I’d never actually seen the original Fright Night, so a couple of weeks ago I took the time to track down that 1985 film. I was disappointed. It was incredibly dull and boasted no surprises whatsoever. In fact, the only things I enjoyed were the 80s synthtastic score and the practical special effects. I appreciate that the film has quite a cult following and that I surely would have had a different reaction if I’d seen it back in the day, but I’m sorry to say it did nothing for me. This meant that I had nothing to lose by watching the remake. Pleasantly, it turns out I quite enjoyed this version, and definitely wasn’t bored.
For those who don’t know, Fright Night concerns Charley Brewster (Anton Yelchin), a teenager in the suburbs who learns that a vampire has moved in next door. Without having anyone to turn to, for fear of sounding crazy, he sets out to ensure that the bloodsucking Jerry (Colin Farrell) stays as far away from Charley’s mum (Toni Collette) and girlfriend, Amy (Imogen Poots.)
The first thing that one notices is that (‘Buffy the Vampire Slayer’ alumnus) Marti Noxon’s script has given the characters more depth. We get a better understanding of why Charley hangs out (or doesn’t, as the case may be) with the likes of ‘Evil’ Ed (Christopher Mintz-Plasse) and why he wouldn’t immediately bring Amy in on his suspicions. I certainly felt a lot more for the characters than I did in the original. It’s also interesting that the setting has moved to a housing estate just outside of Las Vegas, where most of the population works nights on the ‘strip’ and thus have an excuse to have the blinds drawn all day. It’s a unique location that makes the film a little bit different from the average suburban horror movie.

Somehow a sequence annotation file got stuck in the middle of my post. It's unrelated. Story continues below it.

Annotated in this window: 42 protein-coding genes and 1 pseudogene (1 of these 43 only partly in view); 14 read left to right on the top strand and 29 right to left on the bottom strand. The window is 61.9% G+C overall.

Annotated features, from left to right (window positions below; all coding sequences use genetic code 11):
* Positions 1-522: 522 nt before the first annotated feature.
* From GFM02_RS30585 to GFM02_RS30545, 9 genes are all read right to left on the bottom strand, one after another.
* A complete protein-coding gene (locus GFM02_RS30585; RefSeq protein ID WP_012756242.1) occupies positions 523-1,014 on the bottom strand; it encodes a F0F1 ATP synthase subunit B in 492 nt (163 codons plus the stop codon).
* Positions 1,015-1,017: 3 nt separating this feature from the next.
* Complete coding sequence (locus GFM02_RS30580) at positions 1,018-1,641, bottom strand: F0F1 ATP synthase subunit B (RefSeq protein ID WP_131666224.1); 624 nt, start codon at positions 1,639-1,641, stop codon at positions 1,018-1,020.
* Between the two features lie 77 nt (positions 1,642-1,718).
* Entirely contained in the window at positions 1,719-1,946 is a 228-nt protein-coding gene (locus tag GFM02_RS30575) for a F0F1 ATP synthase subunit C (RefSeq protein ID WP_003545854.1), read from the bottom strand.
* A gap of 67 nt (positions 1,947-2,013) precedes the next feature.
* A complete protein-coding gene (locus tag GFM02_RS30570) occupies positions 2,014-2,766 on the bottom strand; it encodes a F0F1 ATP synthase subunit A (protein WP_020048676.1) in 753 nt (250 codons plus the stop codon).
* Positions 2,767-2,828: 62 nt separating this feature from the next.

Jerry the vampire is a lot more aggressive than Chris Sarandon’s original portrayal. In the 1985 version, Jerry spent a lot of time waiting for people to come to him. Farrell first of all plays Jerry as an alpha male – someone whom Charley wishes he could be – instead of simply a dreamy object of affection for middle-aged women who read romance novels. He also takes drastic (and thankfully obvious) measures once he realises his cover is blown. This is something that clearly links back to Noxon’s work on ‘Buffy’, whereby characters’ common sense outweighs the urge to follow a traditional narrative.
Yelchin is good in the lead role, though I’m finding it more and more difficult to imagine him as a teenager. Poots is wonderful as Amy, and despite the fact she’s the same age as Yelchin, I haven’t seen her in the likes of Star Trek, so I have no trouble suspending my disbelief. David Tennant plays Peter Vincent, here a stage illusionist rather than an over the hill actor as in the original, and does a respectable job in a role that was seemingly written for Russell Brand.
Fright Night has some great surprises and some inventive scenes. There are, however, many times when it simply felt that the humour should have been hilarious rather than chuckle-worthy, and perhaps this is down to director Craig Gillespie. A number of jokes fall flat, despite the efforts of Tennant et al.
When it comes down to it, if you hold the 1985 film on a pedestal, you’ll probably be offended that they even considered remaking Fright Night. If, like me, you have no fondness for the original, then you’ll likely enjoy this vampiric comedy horror that boasts some decent visual effects and ambitious action sequences.Rating: